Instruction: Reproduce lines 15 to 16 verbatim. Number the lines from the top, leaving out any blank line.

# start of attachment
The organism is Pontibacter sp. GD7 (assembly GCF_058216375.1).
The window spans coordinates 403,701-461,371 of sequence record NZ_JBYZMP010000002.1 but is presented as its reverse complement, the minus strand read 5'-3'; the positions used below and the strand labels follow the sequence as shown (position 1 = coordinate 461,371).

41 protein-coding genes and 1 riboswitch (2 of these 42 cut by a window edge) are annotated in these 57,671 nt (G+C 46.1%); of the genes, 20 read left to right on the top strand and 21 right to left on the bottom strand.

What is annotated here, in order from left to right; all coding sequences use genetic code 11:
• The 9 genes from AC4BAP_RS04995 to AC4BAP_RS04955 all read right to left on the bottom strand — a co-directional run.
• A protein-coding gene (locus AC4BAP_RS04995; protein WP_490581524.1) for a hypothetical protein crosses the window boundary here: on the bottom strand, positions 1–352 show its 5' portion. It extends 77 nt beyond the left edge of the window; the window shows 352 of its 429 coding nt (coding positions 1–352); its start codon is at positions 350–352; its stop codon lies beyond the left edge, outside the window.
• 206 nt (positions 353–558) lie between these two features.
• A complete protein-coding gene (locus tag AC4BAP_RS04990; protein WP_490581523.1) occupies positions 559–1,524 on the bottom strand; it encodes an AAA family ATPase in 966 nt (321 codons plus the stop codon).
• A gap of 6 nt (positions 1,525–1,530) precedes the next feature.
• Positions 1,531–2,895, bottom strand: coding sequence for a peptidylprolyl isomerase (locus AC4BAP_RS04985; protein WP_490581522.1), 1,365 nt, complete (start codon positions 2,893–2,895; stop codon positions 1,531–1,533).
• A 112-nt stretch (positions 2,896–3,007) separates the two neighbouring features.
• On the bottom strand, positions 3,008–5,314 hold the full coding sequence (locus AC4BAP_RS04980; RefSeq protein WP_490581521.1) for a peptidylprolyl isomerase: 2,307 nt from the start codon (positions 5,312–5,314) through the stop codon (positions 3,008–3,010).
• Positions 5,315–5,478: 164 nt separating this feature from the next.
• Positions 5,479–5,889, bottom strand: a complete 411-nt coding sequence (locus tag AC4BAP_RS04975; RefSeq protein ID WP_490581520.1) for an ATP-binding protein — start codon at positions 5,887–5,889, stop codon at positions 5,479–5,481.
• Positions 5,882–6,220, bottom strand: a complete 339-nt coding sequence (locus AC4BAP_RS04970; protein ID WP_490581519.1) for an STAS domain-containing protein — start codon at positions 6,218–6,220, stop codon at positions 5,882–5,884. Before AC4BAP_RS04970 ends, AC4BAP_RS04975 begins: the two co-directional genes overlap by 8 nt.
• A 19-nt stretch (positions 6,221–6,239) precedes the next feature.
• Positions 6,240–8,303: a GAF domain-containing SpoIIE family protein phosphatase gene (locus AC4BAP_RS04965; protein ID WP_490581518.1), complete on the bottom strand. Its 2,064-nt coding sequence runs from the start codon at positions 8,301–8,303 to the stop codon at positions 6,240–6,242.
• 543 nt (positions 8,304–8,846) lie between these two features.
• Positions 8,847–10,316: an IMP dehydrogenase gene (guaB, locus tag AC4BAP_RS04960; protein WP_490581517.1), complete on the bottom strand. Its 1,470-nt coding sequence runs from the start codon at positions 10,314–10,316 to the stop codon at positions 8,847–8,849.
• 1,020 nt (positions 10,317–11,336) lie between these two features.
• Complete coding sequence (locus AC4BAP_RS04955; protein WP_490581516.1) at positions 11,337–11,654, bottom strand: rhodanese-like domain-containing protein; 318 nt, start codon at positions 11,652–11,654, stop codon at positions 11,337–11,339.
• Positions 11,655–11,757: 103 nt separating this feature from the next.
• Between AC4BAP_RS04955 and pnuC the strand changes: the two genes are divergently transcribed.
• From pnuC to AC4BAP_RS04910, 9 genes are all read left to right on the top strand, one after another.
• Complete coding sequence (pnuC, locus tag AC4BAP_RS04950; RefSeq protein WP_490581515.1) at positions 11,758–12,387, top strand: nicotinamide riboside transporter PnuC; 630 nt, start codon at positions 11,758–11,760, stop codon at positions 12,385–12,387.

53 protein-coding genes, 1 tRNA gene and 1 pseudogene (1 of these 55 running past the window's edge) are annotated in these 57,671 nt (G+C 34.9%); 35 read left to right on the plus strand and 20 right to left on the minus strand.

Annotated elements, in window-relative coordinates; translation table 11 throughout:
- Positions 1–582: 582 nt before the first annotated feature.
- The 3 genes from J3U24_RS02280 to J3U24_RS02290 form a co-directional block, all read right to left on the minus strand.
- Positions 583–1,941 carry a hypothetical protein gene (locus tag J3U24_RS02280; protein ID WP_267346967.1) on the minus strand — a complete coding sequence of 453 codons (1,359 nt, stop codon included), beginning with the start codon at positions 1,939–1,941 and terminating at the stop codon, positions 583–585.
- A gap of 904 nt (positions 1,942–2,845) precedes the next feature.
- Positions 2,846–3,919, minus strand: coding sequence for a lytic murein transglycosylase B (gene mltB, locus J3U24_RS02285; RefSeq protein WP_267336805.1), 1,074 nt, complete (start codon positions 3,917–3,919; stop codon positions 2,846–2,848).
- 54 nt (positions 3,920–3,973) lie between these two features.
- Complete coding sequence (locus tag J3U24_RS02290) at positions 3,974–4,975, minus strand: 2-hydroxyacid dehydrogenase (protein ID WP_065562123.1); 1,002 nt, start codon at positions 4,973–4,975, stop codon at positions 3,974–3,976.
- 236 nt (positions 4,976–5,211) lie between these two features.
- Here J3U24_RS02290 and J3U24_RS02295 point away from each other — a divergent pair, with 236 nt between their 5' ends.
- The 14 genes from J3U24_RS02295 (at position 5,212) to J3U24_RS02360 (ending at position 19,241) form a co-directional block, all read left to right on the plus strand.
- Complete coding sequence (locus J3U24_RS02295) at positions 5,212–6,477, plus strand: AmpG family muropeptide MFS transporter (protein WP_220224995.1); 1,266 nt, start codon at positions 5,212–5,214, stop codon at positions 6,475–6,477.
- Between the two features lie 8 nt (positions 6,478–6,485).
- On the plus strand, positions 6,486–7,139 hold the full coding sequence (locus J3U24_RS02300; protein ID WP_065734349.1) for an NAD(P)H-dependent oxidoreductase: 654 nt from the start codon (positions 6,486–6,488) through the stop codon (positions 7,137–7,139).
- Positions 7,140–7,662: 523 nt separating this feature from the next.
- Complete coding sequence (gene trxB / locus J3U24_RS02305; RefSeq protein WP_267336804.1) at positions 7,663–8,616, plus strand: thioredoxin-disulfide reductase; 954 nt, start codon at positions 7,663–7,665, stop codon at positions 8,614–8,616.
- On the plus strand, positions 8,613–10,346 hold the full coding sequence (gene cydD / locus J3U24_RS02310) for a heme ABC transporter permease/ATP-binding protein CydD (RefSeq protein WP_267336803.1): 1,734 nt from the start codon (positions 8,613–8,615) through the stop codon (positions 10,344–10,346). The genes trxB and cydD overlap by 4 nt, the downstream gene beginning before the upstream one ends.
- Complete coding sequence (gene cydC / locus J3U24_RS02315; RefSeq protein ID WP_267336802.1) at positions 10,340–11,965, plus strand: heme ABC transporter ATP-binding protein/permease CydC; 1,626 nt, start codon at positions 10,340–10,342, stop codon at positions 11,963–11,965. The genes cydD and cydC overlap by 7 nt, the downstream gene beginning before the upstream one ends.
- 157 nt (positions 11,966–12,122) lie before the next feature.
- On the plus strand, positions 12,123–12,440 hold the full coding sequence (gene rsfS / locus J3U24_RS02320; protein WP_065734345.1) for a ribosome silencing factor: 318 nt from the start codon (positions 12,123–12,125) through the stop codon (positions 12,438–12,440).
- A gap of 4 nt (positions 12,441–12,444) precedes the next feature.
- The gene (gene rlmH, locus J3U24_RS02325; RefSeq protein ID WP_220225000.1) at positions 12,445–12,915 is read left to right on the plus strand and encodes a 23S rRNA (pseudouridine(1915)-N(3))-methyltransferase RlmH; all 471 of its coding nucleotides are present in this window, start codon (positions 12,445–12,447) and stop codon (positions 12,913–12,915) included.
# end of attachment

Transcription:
• Positions 5,882–6,220, bottom strand: a complete 339-nt coding sequence (locus AC4BAP_RS04970; protein ID WP_490581519.1) for an STAS domain-containing protein — start codon at positions 6,218–6,220, stop codon at positions 5,882–5,884. Before AC4BAP_RS04970 ends, AC4BAP_RS04975 begins: the two co-directional genes overlap by 8 nt.
• A 19-nt stretch (positions 6,221–6,239) precedes the next feature.